In the previous article we talked about the importance of identifying our athletes reactive strength index (RSI) along with other quantifiable data regarding strength and power to help inform our training programs. After we have done this, we can then effectively implement specific training methods based on this, and the athletes training age, and season type (in-season, off-season). These include plyometric training, both assisted and resisted plyometrics included, accentuated eccentric loading (AEL), contrast and French contrast training and post-activation potentiation.
Plyometric training is a commonly used type of training which involves exerting high number of forces over a short period of time. This is seen in exercises such as a box jump, triple jump, and hurdle hops. This type of training is effective in developing muscular power, improving the stretch-shortening cycle (SSC) and can also improve tendon elasticity, which all benefit jump performance. There are many methods to plyometric training as well, which can all play a role in an athletes training, depending on their training age, time of season, and performance goals.
The first sub-type of plyometrics I will introduce is assisted plyometrics. This can be done by adding assistance to a normal plyometric movement, such as a vertical or broad jump. An example of this type of training is anchoring a band above head height and holding onto this band while completing a vertical jump. This is effective as the assistance allows the athlete to produce more force during the concentric part of the movement, while also decreasing the amount of eccentric load during landing. This option is commonly used in specific preparation pre-season blocks, or in-season where turnaround between games is short. This is because assisted plyometrics allows the athlete to put in maximal intent, and have beneficial adaptations, without overloading the muscle tissues during busy periods.
The opposite of assisted plyometrics is resisted plyos, this option is a very common method utilised by athletes across a wide range of sports, ages, and training goals. This is because this type of plyometric training is widely regarded as the most effective in improving maximal force production. Resisted plyometrics achieve this through adding an increased external stimulus on the athlete, therefore increasing the athlete’s intent during the plyometrics movement. This can result in improved rate of force development and muscle fibre recruitment. An example of this type of training is a barbell squat jump, or a band resisted broad jump. Due to the increased neural load, and increased time under tension (TUT), this option is most used in pre-season, or in longer week blocks between game to avoid detrimental performance effects in the short term.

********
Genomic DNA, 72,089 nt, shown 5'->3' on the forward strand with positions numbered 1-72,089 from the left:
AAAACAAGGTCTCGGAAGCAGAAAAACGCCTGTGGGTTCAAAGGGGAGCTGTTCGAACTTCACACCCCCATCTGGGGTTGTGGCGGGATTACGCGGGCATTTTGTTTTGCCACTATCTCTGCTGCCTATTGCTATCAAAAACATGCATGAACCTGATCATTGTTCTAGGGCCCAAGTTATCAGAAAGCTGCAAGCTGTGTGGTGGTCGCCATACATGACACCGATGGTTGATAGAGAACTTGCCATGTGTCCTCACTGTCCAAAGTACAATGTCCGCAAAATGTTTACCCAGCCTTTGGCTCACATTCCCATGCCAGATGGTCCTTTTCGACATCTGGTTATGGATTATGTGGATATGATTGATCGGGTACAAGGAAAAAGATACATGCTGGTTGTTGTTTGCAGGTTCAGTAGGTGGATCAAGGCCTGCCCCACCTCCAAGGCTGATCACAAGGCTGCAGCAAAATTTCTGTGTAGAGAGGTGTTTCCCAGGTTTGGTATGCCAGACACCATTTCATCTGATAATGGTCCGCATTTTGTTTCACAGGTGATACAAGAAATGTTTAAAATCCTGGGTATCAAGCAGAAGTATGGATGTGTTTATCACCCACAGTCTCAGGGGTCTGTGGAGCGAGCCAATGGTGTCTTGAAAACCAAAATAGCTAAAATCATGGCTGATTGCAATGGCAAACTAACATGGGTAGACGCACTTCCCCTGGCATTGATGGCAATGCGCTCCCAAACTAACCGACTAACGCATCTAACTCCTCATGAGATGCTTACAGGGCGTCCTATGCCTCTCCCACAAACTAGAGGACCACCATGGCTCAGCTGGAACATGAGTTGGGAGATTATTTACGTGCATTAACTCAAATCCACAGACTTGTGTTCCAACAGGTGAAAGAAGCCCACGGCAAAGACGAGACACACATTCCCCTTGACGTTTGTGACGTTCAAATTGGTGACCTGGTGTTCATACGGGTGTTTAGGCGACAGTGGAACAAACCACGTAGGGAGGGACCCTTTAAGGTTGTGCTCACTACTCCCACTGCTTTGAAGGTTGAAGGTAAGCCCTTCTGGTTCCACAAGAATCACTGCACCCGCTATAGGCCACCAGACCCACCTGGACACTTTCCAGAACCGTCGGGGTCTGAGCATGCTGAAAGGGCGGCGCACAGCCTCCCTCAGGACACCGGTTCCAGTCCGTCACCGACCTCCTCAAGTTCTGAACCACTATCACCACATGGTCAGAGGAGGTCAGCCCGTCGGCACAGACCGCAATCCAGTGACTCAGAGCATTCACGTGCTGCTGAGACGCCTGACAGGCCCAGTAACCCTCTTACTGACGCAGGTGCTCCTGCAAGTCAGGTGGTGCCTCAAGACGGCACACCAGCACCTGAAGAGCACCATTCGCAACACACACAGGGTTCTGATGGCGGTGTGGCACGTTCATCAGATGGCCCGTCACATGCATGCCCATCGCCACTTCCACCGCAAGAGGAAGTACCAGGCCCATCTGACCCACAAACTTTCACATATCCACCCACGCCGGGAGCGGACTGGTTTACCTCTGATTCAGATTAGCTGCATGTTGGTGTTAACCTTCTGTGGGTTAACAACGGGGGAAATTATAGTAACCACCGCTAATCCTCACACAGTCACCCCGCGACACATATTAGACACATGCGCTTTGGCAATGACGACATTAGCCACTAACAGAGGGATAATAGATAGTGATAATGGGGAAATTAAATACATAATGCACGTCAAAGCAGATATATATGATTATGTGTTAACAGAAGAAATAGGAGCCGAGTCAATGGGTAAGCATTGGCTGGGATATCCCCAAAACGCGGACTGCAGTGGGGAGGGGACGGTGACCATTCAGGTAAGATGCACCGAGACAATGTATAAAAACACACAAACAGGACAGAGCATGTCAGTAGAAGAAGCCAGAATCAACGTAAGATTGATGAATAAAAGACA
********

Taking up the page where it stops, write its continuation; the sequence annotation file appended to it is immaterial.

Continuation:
Accentuated eccentric loading is a type of exercise where the eccentric portion of the jump. is loaded, however the load is dropped during the concentric phase of the jump, such as a DB drop jump. Other variations that place an increased amount of load in the eccentric phase of movement are eccentric squats and depth jumps. Accentuated eccentric training allows you to adapt to more force during the lowering phase of a jump. This can result in greater force production during the subsequent concentric phase, leading to higher jumps. Emphasising the eccentric portions of a jump, will also improve the ability of the athlete to rapidly produce force. Similar to resisted plyometrics, this training technique is most often used in the pre-season as higher levels of muscular fatigue and delayed-onset muscle soreness is associated with increased time under eccentric load.
French Contrast Training is another training method used to improve explosive power and performance. It combines four different types of exercises:
- Heavy Resistance Lift: The first exercise involves a heavy strength movement like squats or deadlifts. This is aimed at recruiting many motor units and priming the nervous system.
- Plyometric Exercise: Immediately following the heavy lift, athletes perform a plyometric exercise such as depth jumps or box jumps. This takes advantage of the increased neural activation from the heavy lift, enhancing the power output in the jump.
- Ballistic Exercise: Next a ballistic movement will be completed, such as a jump squat or medicine ball granny toss.
- Finally an assisted plyometric will be completed, such as a band assisted vertical jump.
This type of training effectively utilises post-activation potentiation (PAP) to improve jump performance. PAP is a physiological phenomenon where a muscle’s force output temporarily increases after it has been subjected to a heavy resistance exercise. This enhanced muscle function can improve performance in explosive activities like sprinting and jumping. Using French contrast training is a proven option for improving jump performance, but it is mostly completed by athletes with an extended training age due to complexity of these movements.
These different methods of training all have a place within athletic development and are commonly used in our Athlete Development Program to improve jump performance. If you are interested in knowing more about this type of training, get in contact, and our team of Strength and Conditioning coaches will be happy to have a chat!